Jurgen Klopp baffled by BBC “s***storm” – backing Gary Lineker’s message

Jurgen Klopp “cannot see any reason” why Gary Lineker should have been removed from BBC duties for commenting in favour of human rights.

On Friday, the situation around Lineker’s position with the BBC came to a head as it emerged that he had been asked to temporarily step down from presenting Match of the Day.

This came after the 62-year-old fiercely opposed the Tory government’s new anti-refugee proposals, and it led to a number of other presenters, commentators and pundits from refusing to work on this weekend’s coverage.

As a result, there was no live coverage on BBC Radio 5 Live nor Football Focus, while Match of the Day is set to air with no analysis and with commentary from the world feed.

Asked about the situation in his press conference after Liverpool lost 1-0 at Bournemouth on Saturday, Klopp admitted he was baffled by the “shitstorm” it created.

“How I understand it, I cannot see any reason why you would ask somebody to step back for saying that. I can’t,” he told reporters.

“I’m not sure if that’s a language issue or not, but I can find it.

“But that’s the world we are living in. Everybody is so concerned about doing the things in the right manner, saying the right stuff to everybody.

“If you don’t do that, then you create a shitstorm – which we didn’t have when we were young. It’s a really difficult world to live in.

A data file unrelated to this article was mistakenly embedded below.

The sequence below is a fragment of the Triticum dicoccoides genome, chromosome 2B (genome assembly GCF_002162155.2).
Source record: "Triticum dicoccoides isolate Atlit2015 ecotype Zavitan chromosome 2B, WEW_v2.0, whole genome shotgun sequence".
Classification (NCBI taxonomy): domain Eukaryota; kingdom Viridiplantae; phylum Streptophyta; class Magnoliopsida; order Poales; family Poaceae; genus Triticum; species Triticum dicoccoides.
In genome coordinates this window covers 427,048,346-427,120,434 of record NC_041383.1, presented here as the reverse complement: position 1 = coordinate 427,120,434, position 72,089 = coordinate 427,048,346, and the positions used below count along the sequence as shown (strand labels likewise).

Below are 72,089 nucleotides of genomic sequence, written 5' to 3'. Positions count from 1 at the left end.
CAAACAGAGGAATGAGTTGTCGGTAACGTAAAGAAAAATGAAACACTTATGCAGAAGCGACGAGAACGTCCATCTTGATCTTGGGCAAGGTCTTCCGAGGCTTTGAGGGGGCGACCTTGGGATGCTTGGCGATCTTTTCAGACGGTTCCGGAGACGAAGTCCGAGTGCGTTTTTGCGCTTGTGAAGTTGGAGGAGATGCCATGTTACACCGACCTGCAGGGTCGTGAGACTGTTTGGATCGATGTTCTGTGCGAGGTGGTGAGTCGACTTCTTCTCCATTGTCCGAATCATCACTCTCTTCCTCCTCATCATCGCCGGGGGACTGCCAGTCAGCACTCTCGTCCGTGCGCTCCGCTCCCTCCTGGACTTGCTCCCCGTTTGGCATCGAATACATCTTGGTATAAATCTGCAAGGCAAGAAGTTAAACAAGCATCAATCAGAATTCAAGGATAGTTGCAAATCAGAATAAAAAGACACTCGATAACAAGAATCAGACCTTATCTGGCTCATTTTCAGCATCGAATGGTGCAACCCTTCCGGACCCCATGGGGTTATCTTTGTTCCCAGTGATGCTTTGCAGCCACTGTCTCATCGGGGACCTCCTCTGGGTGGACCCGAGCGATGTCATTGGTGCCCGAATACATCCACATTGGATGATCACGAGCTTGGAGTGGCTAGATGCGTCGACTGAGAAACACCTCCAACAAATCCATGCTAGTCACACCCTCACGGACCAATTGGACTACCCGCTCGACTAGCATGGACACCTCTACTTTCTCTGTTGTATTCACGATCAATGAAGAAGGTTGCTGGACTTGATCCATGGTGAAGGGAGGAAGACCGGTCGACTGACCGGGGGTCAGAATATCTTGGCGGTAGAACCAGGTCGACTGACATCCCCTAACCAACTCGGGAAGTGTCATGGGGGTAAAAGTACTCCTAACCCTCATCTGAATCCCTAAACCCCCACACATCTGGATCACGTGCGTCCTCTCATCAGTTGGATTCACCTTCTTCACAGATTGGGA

“But if I understand it right, this is about a message, an opinion, about human rights and that should be possible to say.

“What I don’t understand is why everybody goes on Twitter and says something.

“If somebody asks you about your opinion, then you can say your opinion, but I don’t understand the social media part of it.

“But I’m probably too old for that. So apart from that, no. If I got it right, there’s no reason [to punish Lineker], for me.”

Gary Lineker has been stood down by the BBC (Ian Walton/PA)

In the buildup to the weekend’s games, the PFA confirmed it would back players who refused their media obligations with the BBC, and Klopp was asked if he had turned down any post-match interviews.

“I’m not so much in the situation, to be honest. I didn’t do a BBC interview, did I?” he asked his press officer.

“It’s not about me now to show the BBC, it’s not that the guy with the BBC mic today is the bad person.

“I don’t know, I heard about the rules of the BBC, that it’s not allowed to have these kinds of opinions.

“Like I said, it’s a difficult world to live in, to fulfil all the expectations and rules – especially in public.

“But I cannot say more about it, I’m sorry.”

Meanwhile, Bournemouth manager Gary O’Neil indicated via his press officer that he would accept an interview from the BBC if asked.